2012 Reading List

Now in chronological order:

Trumps of Doom – Roger ZelaznyLots of Books
Blood of Amber – Roger Zelazny
Sign of Chaos – Roger Zelazny
Knight of Shadows – Roger Zelazny
Prince of Chaos – Roger Zelazny
The Last Light of the Sun – Guy Gavriel Kay
Look to Windward – Iain M. Banks
Here Comes Trouble – Michael Moore
The High King’s Tomb – Kristen Britain
22-11-63 – Stephen King
Trujillo – Lucius Shepard
Midnight in the Garden of Good and Evil – John Berendt
The Fear Index – Robert Harris
Solar – Ian McEwan
Matter – Iain M. Banks
Blonde Bombshell – Tom Holt
The Cold Moon – Jeffrey Deaver
A Bend in the Road – Nicholas Sparks
The Shadow of the Torturer – Gene Wolfe
The Claw of the Conciliator – Gene Wolfe
The Sword of the Lictor – Gene Wolfe
The Citadel of the Autarch – Gene Wolfe
The Big Sleep – Raymond Chandler
Iron Council – China Miéville
One of our Thursdays is Missing – Jasper Fforde
A Son of the Circus – John Irving
The Mist – Stephen King
The State of the Art – Iain M. Banks
Blaze – Richard Bachman
Alex & Me – Irene M. Pepperberg
The Coma – Alex Garland
Cloud Atlas – David Mitchell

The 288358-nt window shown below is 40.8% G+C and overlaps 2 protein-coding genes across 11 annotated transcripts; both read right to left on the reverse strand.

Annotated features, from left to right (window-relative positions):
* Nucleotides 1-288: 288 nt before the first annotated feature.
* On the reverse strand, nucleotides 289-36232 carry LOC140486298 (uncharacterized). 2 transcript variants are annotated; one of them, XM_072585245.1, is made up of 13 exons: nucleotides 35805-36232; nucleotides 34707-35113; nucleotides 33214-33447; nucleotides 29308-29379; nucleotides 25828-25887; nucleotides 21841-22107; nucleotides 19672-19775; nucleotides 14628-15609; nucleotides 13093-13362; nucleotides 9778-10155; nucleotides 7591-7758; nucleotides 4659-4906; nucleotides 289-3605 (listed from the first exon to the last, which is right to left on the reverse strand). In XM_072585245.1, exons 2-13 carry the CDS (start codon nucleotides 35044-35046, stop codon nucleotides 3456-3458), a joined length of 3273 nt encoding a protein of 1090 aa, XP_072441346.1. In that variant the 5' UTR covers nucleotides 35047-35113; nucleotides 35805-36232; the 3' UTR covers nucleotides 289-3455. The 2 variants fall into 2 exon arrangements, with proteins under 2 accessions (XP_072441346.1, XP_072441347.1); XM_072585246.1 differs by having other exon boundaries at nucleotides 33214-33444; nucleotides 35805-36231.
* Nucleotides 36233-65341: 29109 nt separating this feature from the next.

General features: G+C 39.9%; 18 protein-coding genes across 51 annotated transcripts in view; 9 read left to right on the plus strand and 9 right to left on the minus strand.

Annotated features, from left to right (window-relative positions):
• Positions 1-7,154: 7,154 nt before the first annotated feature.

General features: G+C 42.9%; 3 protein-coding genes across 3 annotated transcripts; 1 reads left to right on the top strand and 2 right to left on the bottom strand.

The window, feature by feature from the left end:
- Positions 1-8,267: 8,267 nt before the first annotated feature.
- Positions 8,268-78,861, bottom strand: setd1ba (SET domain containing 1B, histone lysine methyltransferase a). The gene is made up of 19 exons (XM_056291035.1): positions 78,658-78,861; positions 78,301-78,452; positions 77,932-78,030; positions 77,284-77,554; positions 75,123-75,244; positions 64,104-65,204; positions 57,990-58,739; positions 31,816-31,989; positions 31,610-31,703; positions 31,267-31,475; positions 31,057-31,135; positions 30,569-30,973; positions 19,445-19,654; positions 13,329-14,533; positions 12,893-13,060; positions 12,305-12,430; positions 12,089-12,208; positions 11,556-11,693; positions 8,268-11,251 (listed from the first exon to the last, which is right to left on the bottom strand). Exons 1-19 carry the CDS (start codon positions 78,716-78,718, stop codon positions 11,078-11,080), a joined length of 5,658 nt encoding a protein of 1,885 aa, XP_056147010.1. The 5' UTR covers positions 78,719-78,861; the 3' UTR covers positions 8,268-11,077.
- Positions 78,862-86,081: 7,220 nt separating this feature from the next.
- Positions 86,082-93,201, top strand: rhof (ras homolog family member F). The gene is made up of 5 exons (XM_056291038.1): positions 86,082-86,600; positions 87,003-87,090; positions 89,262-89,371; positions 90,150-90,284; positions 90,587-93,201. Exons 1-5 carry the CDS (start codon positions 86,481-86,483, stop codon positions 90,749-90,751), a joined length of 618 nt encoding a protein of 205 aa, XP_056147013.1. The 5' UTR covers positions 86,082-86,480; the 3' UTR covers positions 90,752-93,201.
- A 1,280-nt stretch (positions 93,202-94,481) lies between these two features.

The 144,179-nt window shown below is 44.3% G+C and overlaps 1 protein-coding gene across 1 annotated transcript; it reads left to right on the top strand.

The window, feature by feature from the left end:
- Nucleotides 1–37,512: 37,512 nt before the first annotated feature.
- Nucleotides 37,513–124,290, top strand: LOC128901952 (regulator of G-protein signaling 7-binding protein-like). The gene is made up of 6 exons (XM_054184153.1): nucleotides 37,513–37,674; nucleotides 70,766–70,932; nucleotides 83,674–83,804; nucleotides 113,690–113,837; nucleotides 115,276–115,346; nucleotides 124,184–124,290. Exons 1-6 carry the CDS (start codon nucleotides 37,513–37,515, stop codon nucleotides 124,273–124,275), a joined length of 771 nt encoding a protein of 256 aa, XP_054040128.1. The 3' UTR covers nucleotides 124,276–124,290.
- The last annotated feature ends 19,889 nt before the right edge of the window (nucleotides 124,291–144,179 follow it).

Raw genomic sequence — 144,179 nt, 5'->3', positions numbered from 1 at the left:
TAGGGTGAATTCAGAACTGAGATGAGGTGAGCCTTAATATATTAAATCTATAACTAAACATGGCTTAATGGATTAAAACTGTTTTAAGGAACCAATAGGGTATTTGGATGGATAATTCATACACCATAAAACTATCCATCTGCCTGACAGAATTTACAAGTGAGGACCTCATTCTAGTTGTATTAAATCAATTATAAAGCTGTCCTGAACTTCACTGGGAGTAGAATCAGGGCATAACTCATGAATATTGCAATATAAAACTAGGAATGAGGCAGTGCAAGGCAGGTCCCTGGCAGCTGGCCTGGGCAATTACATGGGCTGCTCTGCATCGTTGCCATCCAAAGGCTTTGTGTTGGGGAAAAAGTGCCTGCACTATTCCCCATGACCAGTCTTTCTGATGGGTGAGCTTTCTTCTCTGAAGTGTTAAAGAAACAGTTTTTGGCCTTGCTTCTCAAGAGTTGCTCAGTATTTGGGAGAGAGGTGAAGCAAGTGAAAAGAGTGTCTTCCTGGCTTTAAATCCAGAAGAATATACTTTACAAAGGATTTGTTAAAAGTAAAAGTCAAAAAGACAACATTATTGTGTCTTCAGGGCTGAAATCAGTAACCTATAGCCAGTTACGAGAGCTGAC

The Caves of Steel – Isaac Asimov
The Man Who Was Thursday – G. K. Chesterton
Raw Spirit – Iain Banks

2012 was a highly varied reading year. As always I’m far below the number of books that I wanted to read, but I guess the times when I was an unmarried, jobless, friendless, carefree gal of 15 who didn’t generally bother with homework won’t be coming back. Good riddance, I say. If I had to pick my favourite book of the year I would have to say Look to Windward by the always amazing Iain M. Banks, with The Coma by Alex Garland a close second.

Worst book of the year is a little harder to pick. The competition is so thick that you could cut it with a chainsaw… and probably should. I guess I should nominate A Son of the Circus by John Irving, just because everyone keeps carrying on about how bloody brilliant his books are. Well, they aren’t, at least not all of them. Second place is a tie between Nicky Sparks and Jeff Deaver for brain-numbing, cliché-laden awfulness and abuse of the English language in general. And Kristen Britain… well… is Kristen Britain. See my review of First Rider’s Call for more details.

I also had a few firsts, authors which I’d been meaning to read since forever but never got around to, and those were one and all delightful. Chesterton, Zelazny, Wolfe, Chandler, Miéville and (I am ashamed to say) that giant of both fiction and non-fiction, Asimov, are all worth a read. Not a single turd there.

For now I’m still in the middle of Raw Spirit by Iain Banks, which I am enjoying way too much to be envious of someone who got paid to taste all of Scotland’s great single malt whiskies. Okay, maybe a little. But it’s a really great read. And I shall use it to bolster my next reading list – after all, I can legitimately claim that I read it in 2012 and 2013.

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2011 in Books